Turkey President Recep Tayyip Erdogan has been accused of targeting pro-opposition media in a bid to stifle criticism of his government ahead of this weekend's parliamentary polls. Turkish police on 28 October stormed the Istanbul headquarters of the Koza-Ipek media group that has links to US-based Islamic cleric Fethullah Gulen, a rival of Erdogan.
Dramatic footage of the incident appears to show riot police forcing their way through the metal gates of the compound using chainsaws, before forcing the Bugun and Kanalturk television stations off the air. An Ankara court had ordered the takeover of Koza-Ipek's 23 companies on 26 October after a court-appointed panel said it found financial irregularities.
A video believed to have been shot inside the offices of the Bugun newspaper shows a court-appointed trustee threatening, abusing and firing staff on the spot. It came after a leaked European Commission report, seen by Reuters, warned that Erdogan's government was becoming more authoritarian and that it was exerting undue political pressure on the judiciary.
Tarik Toros, editor-in-chief of Bugun, called the recent action the "biggest crackdown on press in Turkish history".
Turkey goes to the polls on 1 November, its second parliamentary elections in five months. The previous polls proved inconclusive, with Erdogan's Justice and Development Party (AKP) falling 18 seats short of a majority.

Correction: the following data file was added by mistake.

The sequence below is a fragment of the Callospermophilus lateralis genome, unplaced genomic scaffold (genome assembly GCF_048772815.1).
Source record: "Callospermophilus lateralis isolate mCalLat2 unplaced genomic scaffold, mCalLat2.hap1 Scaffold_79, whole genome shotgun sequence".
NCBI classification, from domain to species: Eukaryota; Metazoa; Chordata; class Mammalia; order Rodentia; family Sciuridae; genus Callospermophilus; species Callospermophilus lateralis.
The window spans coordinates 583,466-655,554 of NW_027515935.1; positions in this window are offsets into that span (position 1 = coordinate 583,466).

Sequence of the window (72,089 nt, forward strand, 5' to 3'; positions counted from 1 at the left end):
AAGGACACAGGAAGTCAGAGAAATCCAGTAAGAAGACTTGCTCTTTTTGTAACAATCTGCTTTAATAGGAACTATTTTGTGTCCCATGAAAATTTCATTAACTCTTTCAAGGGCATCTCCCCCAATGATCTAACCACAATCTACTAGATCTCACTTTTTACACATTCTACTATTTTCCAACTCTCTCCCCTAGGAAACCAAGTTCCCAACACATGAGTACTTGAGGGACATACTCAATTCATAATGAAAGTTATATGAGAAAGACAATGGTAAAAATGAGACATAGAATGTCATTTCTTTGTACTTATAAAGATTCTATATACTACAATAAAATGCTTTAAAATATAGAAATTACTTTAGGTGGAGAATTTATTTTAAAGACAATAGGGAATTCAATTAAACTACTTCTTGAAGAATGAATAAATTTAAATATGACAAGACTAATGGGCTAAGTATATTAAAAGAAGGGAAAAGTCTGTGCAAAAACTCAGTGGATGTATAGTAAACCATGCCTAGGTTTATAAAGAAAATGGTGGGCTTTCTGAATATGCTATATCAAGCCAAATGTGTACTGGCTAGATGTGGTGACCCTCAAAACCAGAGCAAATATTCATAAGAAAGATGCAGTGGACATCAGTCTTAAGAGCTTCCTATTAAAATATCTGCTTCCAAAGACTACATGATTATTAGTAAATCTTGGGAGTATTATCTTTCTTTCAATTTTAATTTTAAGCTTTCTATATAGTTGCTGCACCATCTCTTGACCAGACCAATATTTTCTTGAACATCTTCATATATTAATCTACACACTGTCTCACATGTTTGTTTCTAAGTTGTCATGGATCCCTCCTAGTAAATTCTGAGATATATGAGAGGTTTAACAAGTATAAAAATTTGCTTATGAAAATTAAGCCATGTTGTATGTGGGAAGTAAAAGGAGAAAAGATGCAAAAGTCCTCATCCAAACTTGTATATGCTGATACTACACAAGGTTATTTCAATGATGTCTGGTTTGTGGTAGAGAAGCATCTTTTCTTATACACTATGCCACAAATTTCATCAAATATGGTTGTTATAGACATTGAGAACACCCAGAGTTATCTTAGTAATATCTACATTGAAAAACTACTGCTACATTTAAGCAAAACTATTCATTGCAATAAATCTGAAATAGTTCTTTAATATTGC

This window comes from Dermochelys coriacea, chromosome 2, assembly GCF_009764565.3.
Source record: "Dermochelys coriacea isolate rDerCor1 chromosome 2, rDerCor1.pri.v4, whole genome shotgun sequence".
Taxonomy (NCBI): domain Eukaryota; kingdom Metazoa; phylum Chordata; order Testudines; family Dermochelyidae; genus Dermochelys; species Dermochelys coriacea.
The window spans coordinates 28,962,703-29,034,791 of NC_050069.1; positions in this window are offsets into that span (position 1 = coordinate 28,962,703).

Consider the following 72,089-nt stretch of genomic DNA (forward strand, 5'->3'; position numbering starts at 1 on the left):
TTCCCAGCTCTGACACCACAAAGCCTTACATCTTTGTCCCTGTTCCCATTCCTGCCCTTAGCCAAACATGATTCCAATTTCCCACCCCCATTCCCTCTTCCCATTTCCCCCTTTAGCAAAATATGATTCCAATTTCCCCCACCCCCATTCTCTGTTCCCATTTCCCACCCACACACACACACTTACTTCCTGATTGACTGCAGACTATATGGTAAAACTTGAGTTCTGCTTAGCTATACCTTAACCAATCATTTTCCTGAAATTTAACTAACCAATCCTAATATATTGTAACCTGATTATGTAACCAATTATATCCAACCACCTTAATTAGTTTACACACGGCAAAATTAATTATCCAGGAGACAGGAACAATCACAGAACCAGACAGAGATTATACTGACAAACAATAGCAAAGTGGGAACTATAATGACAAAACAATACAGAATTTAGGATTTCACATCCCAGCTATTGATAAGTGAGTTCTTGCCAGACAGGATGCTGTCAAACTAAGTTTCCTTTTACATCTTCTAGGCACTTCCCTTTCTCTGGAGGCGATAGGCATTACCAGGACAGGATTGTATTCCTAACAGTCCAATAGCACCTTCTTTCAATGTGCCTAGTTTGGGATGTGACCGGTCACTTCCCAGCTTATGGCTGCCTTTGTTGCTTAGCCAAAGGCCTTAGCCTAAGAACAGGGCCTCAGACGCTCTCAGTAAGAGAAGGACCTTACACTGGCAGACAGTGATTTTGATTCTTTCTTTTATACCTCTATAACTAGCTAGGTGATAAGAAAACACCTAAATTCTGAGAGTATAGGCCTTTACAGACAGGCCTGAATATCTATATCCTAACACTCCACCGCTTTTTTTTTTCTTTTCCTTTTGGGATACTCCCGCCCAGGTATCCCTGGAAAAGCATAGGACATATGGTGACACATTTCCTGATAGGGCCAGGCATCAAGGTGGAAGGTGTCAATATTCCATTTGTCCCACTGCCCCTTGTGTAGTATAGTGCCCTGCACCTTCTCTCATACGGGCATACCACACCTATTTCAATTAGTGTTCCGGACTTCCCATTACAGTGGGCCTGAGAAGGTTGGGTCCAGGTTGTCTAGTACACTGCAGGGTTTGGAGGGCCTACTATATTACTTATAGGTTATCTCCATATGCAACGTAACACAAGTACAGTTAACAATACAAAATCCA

"One-party rule would be a disaster. The atrocities against those who do not think like [Erdogan] would go on and Turkey would enter a darker period," Toros told the Guardian newspaper.
Ahmet Hakan, a columnist for the secular-leaning Hurriyet daily, was assaulted earlier this month by AKP supporters who accused him of backing the pro-Kurdish People's Democratic Party (HDP) led by Selahattin Demirtas.
"This is really unprecedented in Turkish history," he told the Guardian. "I'm not against the government - I'm just a journalist who criticises the government. Despite this I'm still subject to physical assault, so it's normal that journalists who define themselves as oppositional to the government would feel anxious.
"For the 13 years of this government this is perhaps the most dire time for journalists and when journalists feel the most unsafe."